So, when my doctor tells me that I “should” be okay in two weeks and gives me instructions to call if my symptoms progress or worsen, it feels like a death sentence.

After all this, I still didn’t feel like myself! I kept asking myself, why couldn’t I get out of bed? Why was I so tired when I’d done nothing but sleep and occasionally eat during the entire isolation phase? The headaches that progressed into migraines and hung around for days were a constant reminder that something wasn’t right!

Two more COVID tests (one standard, one rapid) confirmed that the virus was gone…but I was not the same.

When would this pass? Did I need another round of antibiotics, and was this normal? These were all of the questions I asked. Elusive responses were given to satisfy my curiosity.

After five weeks (I was prepared for only two) and a couple of rounds of antibiotics, I felt better. Much better. My senses of taste and smell still haven’t fully returned. However, my energy level has improved and the migraines and constant fatigue have subsided. I feel like I’m back and then…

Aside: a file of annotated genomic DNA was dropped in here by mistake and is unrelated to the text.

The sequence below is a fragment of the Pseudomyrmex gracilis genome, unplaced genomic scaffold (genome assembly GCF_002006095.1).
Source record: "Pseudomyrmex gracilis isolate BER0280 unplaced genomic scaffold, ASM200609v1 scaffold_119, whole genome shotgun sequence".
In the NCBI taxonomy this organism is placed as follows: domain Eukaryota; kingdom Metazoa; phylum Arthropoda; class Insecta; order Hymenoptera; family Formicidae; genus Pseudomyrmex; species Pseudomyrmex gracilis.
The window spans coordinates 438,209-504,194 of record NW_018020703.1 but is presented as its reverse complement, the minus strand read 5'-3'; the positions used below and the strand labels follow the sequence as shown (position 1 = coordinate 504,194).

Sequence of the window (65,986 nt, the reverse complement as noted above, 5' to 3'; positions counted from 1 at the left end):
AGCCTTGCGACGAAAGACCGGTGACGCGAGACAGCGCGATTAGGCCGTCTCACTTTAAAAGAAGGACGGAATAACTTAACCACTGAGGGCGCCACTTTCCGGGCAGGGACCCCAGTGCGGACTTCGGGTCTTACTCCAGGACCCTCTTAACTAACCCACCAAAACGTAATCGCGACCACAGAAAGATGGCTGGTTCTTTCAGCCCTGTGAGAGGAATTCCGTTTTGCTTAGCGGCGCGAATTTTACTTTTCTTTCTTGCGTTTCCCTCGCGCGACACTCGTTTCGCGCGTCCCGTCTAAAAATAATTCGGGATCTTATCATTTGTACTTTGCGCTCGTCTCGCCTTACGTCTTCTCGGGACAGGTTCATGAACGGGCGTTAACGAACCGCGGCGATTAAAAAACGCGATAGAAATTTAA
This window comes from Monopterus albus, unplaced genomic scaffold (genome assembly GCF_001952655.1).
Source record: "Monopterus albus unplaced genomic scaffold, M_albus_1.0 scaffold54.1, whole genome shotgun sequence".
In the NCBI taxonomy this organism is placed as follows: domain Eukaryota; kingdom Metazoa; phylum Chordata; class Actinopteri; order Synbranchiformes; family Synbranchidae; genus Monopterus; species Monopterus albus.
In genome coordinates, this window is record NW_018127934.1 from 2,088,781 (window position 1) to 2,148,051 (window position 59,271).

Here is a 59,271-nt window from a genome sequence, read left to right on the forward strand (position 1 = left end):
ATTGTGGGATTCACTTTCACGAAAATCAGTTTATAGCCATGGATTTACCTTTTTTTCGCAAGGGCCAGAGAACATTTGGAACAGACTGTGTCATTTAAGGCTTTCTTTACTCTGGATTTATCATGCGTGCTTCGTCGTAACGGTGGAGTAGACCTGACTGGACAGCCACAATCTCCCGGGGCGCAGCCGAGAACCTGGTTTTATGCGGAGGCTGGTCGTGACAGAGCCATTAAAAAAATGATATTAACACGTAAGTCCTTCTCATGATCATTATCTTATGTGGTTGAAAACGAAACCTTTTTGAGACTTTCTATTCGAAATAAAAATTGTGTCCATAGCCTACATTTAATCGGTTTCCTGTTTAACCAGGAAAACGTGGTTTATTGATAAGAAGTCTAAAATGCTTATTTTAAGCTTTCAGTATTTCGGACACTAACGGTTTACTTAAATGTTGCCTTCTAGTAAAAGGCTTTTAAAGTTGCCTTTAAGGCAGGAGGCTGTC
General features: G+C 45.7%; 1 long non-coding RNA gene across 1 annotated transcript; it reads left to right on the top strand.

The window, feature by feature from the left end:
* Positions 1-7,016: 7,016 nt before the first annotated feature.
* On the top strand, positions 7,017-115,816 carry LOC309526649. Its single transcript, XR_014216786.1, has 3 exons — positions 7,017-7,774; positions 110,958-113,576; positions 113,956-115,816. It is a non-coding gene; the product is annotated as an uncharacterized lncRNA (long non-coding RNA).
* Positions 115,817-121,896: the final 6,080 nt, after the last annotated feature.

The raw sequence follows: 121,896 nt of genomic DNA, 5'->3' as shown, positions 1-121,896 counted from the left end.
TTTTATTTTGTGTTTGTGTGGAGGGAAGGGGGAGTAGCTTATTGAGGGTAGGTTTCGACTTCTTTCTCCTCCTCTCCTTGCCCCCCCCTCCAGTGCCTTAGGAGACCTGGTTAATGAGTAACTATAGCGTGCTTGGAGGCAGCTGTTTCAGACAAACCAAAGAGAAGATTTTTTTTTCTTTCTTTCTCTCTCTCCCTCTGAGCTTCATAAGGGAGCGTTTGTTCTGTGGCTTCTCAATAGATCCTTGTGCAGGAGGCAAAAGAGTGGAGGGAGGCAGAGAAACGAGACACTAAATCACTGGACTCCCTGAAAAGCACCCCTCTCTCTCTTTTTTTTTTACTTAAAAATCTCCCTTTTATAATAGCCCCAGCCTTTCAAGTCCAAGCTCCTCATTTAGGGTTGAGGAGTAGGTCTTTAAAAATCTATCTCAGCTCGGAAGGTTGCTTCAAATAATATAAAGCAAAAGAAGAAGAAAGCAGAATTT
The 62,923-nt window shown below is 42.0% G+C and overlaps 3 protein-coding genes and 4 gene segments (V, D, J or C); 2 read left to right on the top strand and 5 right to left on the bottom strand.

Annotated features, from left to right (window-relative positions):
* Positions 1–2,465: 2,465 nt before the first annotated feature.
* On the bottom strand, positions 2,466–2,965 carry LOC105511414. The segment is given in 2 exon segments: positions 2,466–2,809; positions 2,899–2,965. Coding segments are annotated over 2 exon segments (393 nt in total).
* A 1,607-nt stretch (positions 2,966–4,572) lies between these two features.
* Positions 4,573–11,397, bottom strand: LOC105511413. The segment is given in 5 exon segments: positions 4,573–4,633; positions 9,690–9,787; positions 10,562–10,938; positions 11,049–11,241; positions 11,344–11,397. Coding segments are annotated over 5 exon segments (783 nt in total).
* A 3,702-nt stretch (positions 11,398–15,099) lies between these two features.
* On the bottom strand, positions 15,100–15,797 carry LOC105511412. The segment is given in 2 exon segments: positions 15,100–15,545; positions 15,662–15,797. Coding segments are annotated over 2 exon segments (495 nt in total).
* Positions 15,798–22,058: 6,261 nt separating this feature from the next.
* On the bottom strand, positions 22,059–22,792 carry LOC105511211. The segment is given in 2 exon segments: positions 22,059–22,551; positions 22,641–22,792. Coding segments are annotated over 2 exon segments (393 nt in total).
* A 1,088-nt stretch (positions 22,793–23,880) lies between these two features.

Reality hits, and my people are being chased, shot, falsely reported, and asphyxiated. AGAIN! Right on the heels of a national pandemic that is killing us at a disproportionate rate, we still face people who don’t look like us but have the power to kill us. Kill Us. Every time this happens, it’s personal. As a Black woman rearing two Black boys to be responsible adults, the realization that their lives and the collective lives of all who grapple with the same problem hit a lot harder this time. Usually, work distracts me for 8-9 hours of the day, or other things keep me busy. But this time, as we are stuck where we are and are trying to figure out how to exist and create a sense of normalcy for our family and ourselves, we are stuck in what feels like a nightmare. The horrific stories of the racism and injustice of our elders are replaying in living color and in HD, thanks to technology. And sometimes it feels like there’s nothing we can do about it. Racism is deeply embedded in the systems created to keep the proverbial knee of colonizers placed on our necks and us in our place until we can’t breathe and tap out (die). As far as we thought we’d come as a people, we are still being strangled and killed by our oppressors, which confirms the harsh reality that we are still less than.